In this study, we aimed to construct a hypothetical model and verify the significance of the direct/indirect paths and the goodness of fit of the model under the theoretical assumption that demographic factors, personal related factors, social relation, environmental factor, physical factor, disease-related factors, and behavioral factors, including depression, anxiety, fatigue, pain, sexual activity, and body image, determine the HRQOL of patients with CHF directly and indirectly.
In this study, we found that patients with CHF had lower quality of life in all domains of the WHOQOL-BREF especially in environmental health domain (mean score of 38.56) and an overall quality life, which indicate that they know that their heath is poor and affecting their HRQOL. This finding is congruent with other previous study (25). This consistence result might be heart failure is a serious condition and leads to poor quality of life when the condition is not managed with heart failure management’s.
From structural equation model, we found that environmental health factors like physical security, financial resources and health care facility had the most substantial causal effect on HRQOL of patients with CHF with path coefficient of 0.53 (95%CI, 0.32, 0.75), which was larger than the causal effects psychological health, and physical health, which were in turn larger than the causal effect of social relation domain. This finding is Inconsistent with other study (26). This inconsistency may be due to the research was conducted in developed country and the environmental health may not had larger cause on HRQOL than the other factors. In Environmental health factor physical security, information and skill, and health facility (with loading of 0.80) are the highly influcial items on HRQOL as compared with physical environment, financial resource and recreation items (with loading 0.6). and transportation and home environment items (with loading 0.58). This result might be, heart failure often leads to the development of physical disabilities that, in turn, can have a detrimental effect on a patient’s quality of life.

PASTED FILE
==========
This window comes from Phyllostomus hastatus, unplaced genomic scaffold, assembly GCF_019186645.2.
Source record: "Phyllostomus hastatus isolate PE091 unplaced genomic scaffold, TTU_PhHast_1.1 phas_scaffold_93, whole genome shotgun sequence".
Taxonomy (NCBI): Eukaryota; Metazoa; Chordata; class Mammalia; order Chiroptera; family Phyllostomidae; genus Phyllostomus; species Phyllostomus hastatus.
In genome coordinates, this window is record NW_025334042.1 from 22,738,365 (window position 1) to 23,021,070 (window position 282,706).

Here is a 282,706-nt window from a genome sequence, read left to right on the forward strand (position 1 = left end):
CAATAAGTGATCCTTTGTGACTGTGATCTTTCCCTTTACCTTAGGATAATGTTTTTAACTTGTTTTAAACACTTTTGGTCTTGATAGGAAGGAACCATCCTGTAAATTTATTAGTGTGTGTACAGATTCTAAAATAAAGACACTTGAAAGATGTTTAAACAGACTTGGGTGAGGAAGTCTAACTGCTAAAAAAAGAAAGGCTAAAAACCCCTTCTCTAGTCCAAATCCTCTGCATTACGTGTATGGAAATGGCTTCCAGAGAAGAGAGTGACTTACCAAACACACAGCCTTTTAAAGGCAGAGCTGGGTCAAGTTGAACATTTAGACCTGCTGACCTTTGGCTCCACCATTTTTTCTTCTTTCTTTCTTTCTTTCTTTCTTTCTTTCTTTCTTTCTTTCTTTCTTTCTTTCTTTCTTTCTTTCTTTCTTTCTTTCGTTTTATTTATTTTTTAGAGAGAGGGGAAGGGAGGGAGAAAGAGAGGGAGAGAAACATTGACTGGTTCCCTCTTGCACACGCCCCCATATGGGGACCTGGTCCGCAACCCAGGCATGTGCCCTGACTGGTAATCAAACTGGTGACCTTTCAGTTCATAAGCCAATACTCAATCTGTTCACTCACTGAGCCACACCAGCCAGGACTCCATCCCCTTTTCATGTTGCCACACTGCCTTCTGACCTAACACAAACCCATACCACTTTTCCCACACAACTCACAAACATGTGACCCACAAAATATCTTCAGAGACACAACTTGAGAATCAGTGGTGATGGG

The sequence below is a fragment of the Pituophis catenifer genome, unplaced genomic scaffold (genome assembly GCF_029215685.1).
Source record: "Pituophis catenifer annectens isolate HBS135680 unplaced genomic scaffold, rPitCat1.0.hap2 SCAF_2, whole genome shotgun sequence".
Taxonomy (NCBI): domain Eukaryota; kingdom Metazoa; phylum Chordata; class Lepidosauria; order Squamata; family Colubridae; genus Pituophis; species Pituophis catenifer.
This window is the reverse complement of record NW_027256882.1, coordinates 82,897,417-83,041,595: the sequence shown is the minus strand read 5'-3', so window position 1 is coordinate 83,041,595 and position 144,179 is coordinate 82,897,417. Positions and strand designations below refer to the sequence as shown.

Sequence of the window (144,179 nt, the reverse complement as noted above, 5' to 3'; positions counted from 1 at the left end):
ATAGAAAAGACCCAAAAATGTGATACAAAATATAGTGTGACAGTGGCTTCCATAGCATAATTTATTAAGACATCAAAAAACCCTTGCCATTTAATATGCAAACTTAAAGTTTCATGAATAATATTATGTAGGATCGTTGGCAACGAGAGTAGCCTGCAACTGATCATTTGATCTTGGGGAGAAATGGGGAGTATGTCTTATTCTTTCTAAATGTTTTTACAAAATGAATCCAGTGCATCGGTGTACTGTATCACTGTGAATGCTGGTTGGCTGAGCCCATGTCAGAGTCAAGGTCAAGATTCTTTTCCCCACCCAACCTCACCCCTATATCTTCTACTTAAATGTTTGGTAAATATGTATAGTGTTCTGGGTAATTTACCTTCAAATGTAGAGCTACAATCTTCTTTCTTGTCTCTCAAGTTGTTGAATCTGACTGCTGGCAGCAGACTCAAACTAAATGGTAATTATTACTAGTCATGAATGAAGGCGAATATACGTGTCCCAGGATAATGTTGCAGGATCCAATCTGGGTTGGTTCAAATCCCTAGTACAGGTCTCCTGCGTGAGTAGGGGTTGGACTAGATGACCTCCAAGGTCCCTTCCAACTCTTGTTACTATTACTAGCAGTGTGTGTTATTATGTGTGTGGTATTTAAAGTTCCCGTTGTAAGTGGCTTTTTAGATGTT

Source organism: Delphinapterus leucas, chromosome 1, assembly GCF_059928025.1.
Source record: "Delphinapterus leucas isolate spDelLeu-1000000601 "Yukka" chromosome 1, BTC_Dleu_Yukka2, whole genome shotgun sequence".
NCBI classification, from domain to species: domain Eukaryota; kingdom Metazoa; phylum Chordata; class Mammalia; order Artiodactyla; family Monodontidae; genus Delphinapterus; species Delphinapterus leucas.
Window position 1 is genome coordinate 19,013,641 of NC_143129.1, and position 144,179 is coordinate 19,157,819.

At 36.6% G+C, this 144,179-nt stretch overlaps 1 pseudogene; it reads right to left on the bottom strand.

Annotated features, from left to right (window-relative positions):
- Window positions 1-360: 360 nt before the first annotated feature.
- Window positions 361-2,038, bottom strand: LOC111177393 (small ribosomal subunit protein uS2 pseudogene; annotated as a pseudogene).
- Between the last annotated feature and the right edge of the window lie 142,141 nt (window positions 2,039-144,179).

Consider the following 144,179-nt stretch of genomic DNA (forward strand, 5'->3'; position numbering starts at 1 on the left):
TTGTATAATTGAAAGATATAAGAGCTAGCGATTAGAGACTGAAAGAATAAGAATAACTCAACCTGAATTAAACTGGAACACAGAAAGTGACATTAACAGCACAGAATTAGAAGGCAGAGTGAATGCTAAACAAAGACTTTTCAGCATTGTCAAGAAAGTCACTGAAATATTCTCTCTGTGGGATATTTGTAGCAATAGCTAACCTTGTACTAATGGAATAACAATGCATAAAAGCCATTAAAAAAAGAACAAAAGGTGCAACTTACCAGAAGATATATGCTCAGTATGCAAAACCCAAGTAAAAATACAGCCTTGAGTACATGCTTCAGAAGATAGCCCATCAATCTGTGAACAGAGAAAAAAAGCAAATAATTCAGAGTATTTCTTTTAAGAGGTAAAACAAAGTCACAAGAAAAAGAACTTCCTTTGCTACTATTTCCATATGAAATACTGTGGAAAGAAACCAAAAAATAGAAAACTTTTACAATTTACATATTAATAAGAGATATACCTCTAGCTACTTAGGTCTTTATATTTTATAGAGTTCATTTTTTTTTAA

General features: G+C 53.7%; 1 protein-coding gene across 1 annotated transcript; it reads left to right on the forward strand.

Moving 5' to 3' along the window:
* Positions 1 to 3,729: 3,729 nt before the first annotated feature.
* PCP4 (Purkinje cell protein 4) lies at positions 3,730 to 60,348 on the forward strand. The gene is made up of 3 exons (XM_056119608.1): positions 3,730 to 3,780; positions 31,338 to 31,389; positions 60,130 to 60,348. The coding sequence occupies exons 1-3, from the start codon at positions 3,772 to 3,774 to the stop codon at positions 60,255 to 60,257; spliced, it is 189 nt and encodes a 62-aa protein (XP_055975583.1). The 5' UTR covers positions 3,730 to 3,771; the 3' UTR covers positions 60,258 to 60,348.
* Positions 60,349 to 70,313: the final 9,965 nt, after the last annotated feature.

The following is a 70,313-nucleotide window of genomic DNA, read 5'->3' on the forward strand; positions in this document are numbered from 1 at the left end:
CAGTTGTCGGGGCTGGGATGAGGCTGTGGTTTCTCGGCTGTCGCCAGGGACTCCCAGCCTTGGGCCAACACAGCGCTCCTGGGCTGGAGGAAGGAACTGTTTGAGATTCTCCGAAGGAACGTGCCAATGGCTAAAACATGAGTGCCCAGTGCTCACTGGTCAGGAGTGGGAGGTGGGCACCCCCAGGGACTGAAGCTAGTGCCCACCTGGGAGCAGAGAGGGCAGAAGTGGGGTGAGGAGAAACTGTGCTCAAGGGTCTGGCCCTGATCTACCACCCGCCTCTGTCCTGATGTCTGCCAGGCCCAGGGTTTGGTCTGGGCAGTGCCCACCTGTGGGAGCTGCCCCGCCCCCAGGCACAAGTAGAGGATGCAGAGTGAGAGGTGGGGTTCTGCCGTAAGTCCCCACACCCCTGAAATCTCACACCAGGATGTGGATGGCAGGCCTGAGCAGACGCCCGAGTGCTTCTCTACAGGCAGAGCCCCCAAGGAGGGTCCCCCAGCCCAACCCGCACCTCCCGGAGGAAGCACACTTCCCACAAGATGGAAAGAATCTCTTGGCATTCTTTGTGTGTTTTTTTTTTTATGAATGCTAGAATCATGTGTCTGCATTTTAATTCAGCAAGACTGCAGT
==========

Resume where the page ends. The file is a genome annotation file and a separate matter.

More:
Our finding demonstrated that, among domains of HRQOL, the physical health domain was most affected domain for HRQOL next to environmental health domain. This finding is In line with a couple of studies (26–28). This consistency could be defensible by CHF has more physical than mental (psychological) manifestations and social relations.
Similarly, psychological health and social relation was the least affected domain among the CHF patients. This finding is in line with other studies that was conducted southwest (29) and northwest (30) Ethiopia among DM patients. This consistence result in social relation and psychological health might be their social-culture that gives support for diseased individuals with DM and CHF. Patients manifest more physically than mentally (psychologically).